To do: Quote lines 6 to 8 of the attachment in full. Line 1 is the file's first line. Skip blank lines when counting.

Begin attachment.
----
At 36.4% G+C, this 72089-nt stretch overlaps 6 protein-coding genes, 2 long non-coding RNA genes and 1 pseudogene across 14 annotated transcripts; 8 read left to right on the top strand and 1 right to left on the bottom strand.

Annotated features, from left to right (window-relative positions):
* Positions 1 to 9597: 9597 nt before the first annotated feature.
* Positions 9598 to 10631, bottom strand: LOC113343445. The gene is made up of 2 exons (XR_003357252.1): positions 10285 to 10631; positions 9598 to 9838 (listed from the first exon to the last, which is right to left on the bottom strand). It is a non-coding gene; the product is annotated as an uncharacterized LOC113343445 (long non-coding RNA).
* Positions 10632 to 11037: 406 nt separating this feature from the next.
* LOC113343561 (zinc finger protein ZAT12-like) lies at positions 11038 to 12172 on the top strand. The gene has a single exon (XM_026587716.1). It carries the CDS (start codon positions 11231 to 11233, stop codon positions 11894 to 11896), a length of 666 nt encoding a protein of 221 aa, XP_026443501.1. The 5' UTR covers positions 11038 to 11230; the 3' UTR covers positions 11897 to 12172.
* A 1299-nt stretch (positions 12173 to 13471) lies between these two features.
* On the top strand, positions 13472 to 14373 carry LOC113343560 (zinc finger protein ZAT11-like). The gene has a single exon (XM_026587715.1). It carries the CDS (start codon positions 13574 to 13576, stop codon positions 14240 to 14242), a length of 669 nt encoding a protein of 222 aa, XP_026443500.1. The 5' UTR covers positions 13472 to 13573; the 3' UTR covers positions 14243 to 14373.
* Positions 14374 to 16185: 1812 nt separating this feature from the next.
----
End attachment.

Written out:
* LOC113343561 (zinc finger protein ZAT12-like) lies at positions 11038 to 12172 on the top strand. The gene has a single exon (XM_026587716.1). It carries the CDS (start codon positions 11231 to 11233, stop codon positions 11894 to 11896), a length of 666 nt encoding a protein of 221 aa, XP_026443501.1. The 5' UTR covers positions 11038 to 11230; the 3' UTR covers positions 11897 to 12172.
* A 1299-nt stretch (positions 12173 to 13471) lies between these two features.
* On the top strand, positions 13472 to 14373 carry LOC113343560 (zinc finger protein ZAT11-like). The gene has a single exon (XM_026587715.1). It carries the CDS (start codon positions 13574 to 13576, stop codon positions 14240 to 14242), a length of 669 nt encoding a protein of 222 aa, XP_026443500.1. The 5' UTR covers positions 13472 to 13573; the 3' UTR covers positions 14243 to 14373.